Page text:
The IBC Exhibition is expanding19 August 2016
Roger has developed a vast understanding of IBC during his long career at Quantel, where he spent a lot of time planning for and attending IBC Exhibitions, and is now ready for his first IBC in his new role as chairman. Here is his review on the expanding exhibition.
Before talking about IBC2016, I must pay tribute to my predecessor John Holton who has shaped the exhibition for what seems like forever, writes Roger Thornton.
IBC continually moves on and so does our home, the RAI Amsterdam. If you attended IBC2015 you may have noticed some construction and development around the venue. This is now a new exhibition hall, which has been eagerly incorporated into our plans to expand IBC’s footprint.
To allow the new hall to be introduced into the exhibition, hall numbering has had to be adjusted. Located next to Hall 8, it is only sensible that the new hall should be Hall 9. That means old Hall 9 becomes Hall 11, and old Hall 11 becomes Hall 12. Hall 10 keeps its number. The ballroom of the Elicium, which houses Sony and IBC TV, is now Hall 13. Last year’s new building, the Amtrium, is now Hall 4, and is again home to Imagine Communications. Among the exhibitors taking advantage of the new Hall 9 is my former company, now known as SAM (Snell Advanced Media).
The vast temporary structure at the front of the RAI hosting our IBC Content Everywhere Hub and many of our new media exhibits is still Hall 14, and the temporary building housing bespoke meeting rooms is now Hall 15. That totals fifteen halls plus the outdoor exhibits, making 2016 by far the biggest IBC in terms of floor space.
What is filling all these halls? Most obviously, more exhibitors than ever before. We have seen a real rush for exhibition space, not least from businesses in the multi-platform distribution and monetisation space, and from app developers and advertising innovators.
One important feature is the IBC Launch Pad, located in the new Hall 9. This is a dedicated space for first-time exhibitors, helping them claim their ground in the leading international event for the industry. IBC helps them by providing a cost-effective package and they help us by bringing new ideas and new business to IBC.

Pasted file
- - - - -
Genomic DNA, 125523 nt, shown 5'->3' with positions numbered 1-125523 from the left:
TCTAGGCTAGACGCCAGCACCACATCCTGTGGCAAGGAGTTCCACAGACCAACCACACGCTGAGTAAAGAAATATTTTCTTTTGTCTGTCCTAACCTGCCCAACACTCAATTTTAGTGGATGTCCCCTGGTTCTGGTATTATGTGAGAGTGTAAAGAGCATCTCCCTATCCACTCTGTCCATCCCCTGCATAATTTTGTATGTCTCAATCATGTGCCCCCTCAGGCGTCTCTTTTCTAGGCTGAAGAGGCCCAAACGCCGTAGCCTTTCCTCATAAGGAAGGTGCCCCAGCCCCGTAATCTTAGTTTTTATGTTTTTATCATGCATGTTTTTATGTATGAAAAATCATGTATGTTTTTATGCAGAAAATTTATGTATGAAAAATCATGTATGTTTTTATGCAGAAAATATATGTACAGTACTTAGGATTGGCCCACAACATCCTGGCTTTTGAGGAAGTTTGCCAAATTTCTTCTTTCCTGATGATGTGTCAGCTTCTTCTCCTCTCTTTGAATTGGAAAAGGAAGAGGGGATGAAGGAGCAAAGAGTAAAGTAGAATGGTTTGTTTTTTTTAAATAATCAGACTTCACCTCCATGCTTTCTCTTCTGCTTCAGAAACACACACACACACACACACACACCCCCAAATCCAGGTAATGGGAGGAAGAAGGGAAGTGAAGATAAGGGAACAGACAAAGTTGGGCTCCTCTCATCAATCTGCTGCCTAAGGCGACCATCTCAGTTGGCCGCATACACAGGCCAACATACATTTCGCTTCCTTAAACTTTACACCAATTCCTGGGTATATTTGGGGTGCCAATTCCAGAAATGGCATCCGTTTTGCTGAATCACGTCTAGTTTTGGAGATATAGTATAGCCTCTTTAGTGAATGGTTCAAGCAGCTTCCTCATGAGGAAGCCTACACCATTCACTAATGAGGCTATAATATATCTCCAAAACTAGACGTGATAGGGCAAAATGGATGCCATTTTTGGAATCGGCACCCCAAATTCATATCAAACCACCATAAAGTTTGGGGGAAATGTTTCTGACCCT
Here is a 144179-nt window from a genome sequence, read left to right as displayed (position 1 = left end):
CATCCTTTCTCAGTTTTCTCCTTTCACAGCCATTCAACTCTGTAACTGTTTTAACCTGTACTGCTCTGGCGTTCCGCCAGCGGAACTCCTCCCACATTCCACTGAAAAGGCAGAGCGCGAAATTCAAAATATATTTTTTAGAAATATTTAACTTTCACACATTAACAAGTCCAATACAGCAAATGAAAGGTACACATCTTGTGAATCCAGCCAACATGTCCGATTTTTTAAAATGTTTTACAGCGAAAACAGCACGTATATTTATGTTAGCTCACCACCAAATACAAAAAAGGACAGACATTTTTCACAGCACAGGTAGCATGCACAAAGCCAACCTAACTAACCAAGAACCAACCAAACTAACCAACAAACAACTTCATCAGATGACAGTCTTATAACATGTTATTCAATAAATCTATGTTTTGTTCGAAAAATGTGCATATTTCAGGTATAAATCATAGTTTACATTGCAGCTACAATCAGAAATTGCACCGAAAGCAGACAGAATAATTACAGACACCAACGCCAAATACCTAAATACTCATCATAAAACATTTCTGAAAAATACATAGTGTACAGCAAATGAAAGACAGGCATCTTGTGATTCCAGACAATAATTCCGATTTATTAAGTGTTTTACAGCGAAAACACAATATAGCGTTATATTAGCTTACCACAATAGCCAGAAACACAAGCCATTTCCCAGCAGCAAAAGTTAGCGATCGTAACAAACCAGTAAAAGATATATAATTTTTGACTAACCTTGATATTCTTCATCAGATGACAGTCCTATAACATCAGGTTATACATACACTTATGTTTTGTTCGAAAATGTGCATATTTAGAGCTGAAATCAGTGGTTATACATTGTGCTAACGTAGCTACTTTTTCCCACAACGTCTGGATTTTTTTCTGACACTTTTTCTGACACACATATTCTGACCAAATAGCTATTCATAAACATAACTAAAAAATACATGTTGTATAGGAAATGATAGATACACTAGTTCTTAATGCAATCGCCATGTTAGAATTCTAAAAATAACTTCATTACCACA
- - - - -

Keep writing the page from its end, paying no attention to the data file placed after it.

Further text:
I have already mentioned two of our feature areas. Over in Hall 3 you will find another, the IBC Technology in Action Theatre. This features a series of industry case studies at the leading edge of technology, including the cloud and IP as well as production, post and delivery. The sessions are free to attend, and are recorded so you can watch them later on IBC TV video on demand.
This year also sees the return of the popular IBC Hackfest, doubling in size and being taken to the next level. From 09:00 on Saturday the brightest individuals in coding come together in the Diamond Lounge to apply ideas and software solutions to generate innovative concepts leveraging partner technologies. We create the environment and see what they come up with.
For forward thinkers, the IBC Future Zone is another favourite. We talk to the world’s leading R&D labs and universities, and the exhibit their latest projects and prototypes. The researchers working on them come along too, so not only can you see
and test what they are thinking, you can influence the direction of their work.
The IBC Future Zone is also home to the IBC Technical Posters, which have been reimagined for 2016 and promise to be more engaging and more interactive. You will have a chance to discuss the ideas with the authors, making it even more interactive. The Future Zone is just outside Hall 8.
All these special features are free to visitors, as are events like movie screenings and the IBC Awards Ceremony. IBC even give you a free tram ticket to get around Amsterdam.
IBC is a comprehensive exhibition featuring not only all the major players but also all emerging and innovative new companies. To help you get around we lay the exhibition out logically, with similar products grouped together and broad zones for content creation, management and delivery.
All this in a venue, and in a city, that is ideal for networking. We structure the event to make sure you have time to collect the latest information, see the vendors who can solve your challenges, and talk to friends, contacts and peers.
I hope to talk to as many of you as possible when we meet in Amsterdam. Your views will help us make future IBC events even better for you, so feel free to tell me your thoughts.